And then there were three? According to a report by Bloomberg BusinessWeek, the sale of the Los Angeles Dodgers is down to three bidders: Steven Cohen, Magic Johnson, and Stan Kroenke. The three were projected to be the finalists with it all eventually coming down to Cohen and Johnson. As reported prior, Cohen is said to have $900 million in cash in the $1.4 billion bid, while Johnson’s bid is the highest at $1.6 billion. Kroenke is said to have the second highest amount of cash equity in his offer.
As reported for Baseball Prospectus, there are strengths and weaknesses in each of the bids:
Strength: Cash. Lots of it. Highest amount of any of the bids. Has added Patrick Soon-Shiong, the richest man in Los Angeles, to his group. With all the cash, Cohen can make upgrades to Dodger Stadium (he has already contacted global facility designer Populous --the former HOK Sport -- to look into improvements).
Weaknesses: Other than Soon-Shiong, there is no “Los Angeles” presence with the group. Former MLB deputy commissioner Steve Greenberg is considered somewhat weak from an operations perspective, as is Tony La Russa. Super-agent Arn Tellem is in the mix, which is good (talent evaluation) and bad (an agent in the front office, something owners may frown at).
Strengths: Has former Nationals president Stan Kasten as a co-member of his group, adding a strong operational presence. Throw in Peter Guber, who is the chairman and chief executive of Mandalay Entertainment, which is invested in the successful Dayton Dragons minor league team; and Mark Walter, the CEO of Guggenheim Partners, the private global financial services firm. The biggest strength may be Johnson’s legendary spot in LA Laker history and his prominence as a business tycoon after in the Los Angeles area. Where Cohen is weak on the LA presence, Magic’s group embraces it. Johnson’s group does, however, have the highest total bid in at $1.6 billion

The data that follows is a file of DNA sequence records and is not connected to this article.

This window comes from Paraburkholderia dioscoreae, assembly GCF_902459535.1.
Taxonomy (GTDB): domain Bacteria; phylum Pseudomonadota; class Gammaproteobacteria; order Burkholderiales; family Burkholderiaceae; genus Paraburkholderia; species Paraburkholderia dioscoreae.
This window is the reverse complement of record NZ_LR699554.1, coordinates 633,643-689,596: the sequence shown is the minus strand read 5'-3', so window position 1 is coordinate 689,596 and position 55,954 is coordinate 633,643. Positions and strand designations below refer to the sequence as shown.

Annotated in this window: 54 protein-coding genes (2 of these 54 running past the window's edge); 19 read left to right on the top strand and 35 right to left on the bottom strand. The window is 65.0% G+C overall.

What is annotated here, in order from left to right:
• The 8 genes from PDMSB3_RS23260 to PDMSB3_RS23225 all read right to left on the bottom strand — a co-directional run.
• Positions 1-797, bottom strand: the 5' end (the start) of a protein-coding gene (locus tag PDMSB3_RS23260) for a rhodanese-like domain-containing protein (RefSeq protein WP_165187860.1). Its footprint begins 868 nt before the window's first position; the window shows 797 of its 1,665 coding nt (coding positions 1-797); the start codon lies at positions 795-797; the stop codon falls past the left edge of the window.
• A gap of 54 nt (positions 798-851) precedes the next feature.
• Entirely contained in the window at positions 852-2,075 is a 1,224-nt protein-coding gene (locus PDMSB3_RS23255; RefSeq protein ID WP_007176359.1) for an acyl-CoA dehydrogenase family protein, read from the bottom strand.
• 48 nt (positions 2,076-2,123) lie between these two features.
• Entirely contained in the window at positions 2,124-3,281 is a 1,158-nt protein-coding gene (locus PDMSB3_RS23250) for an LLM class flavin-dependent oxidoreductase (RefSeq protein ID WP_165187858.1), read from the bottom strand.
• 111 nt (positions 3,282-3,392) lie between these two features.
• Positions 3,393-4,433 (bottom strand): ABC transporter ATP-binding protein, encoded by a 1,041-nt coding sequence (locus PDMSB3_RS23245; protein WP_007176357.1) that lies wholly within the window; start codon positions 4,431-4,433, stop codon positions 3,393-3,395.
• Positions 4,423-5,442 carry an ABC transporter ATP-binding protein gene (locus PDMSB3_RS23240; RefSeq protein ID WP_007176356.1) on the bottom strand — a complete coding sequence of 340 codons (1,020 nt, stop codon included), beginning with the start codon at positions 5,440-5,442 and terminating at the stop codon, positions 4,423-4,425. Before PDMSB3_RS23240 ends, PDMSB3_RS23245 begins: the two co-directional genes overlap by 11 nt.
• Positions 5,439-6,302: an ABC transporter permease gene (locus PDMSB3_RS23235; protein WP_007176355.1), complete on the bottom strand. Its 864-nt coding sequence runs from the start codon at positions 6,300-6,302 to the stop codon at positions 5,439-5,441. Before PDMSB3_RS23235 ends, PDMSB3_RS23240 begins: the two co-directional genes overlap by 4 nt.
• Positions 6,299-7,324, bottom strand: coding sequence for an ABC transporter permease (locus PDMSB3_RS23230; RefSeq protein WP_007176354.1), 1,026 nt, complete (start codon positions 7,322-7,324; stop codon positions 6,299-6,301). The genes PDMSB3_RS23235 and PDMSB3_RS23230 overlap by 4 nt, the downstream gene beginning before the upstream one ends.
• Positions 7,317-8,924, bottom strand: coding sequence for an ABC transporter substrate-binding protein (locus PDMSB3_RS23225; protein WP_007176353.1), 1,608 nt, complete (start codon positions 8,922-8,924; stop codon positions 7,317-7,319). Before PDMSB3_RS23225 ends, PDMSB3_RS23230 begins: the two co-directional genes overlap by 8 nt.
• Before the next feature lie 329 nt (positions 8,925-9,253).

Weakness: Lack of cash in the initial offer. If reports are correct, Magic’s group is third in this department. With the looming television rights deal, MLB is leery of leveraging the rights deal to make improvements in the player roster and Dodger Stadium.
Strengths: A large offer, that sees the second highest amount of cash behind only Cohen. He also is exceptionally well versed in ownership. He owns Kroenke Sports Enterprises, which includes the Denver Nuggets of the NBA, the Colorado Rapids of Major League Soccer, the Colorado Avalanche of the NHL, the Colorado Mammoth of the National Lacrosse League, and the St. Louis Rams of the NFL (the Colorado sports properties are in the name of Josh Kroenke, one of his children, to satisfy NFL ownership restrictions that forbid a team owner from owning teams in other markets). He is also the majority shareholder of English football club Arsenal.
Weakness: Cross-ownership concerns across leagues, especially in light of the fact that the NFL is looking to get back into LA. The land around Dodger Stadium is enticing from a development standpoint for all those bidding, but Kroenke could certainly see it as an opportunity to bring the Rams back to LA and build an NFL facility on the land around Dodger Stadium. The problem is, Frank McCourt has yet to relinquish the land (130 acres).
The real bidding will come after the league’s owners approves the three. That will reportedly happen on March 27, and shortly thereafter (that night or the next day), the three will jockey for position with McCourt to gain his approval to negotiate exclusively to close the sale between April 1-April 30 when the deal is to close (McCourt is scheduled to pay his former wife Jamie $131 million as part of a divorce settlement on April 30).
The wild cards in all of this are the parking lots and the television rights for the Dodgers. If McCourt holds to his want of leasing the parking lots as opposed to selling, bids could actually come down. On the television rights, current broadcast partner FOX Sports as well as Time Warner cable will look to become minority partners either in the creation of a regional sports network (RSN) such as the league sees with YES, NESN, MASN and others, or reach a separate deal outside of an RSN. Either way, The Biz of Baseball is projecting a deal that would be in the $5-$7 billion range, possibly higher.
Maury Brown is the Founder and President of the Business of Sports Network, which includes The Biz of Baseball, The Biz of Football, The Biz of Basketball and The Biz of Hockey. He writes for Baseball Prospectus and is a contributor to Forbes SportsMoney blog.. He is available as a freelance writer. Brown's full bio is here. He looks forward to your comments via email and can be contacted through the Business of Sports Network (select his name in the dropdown provided).
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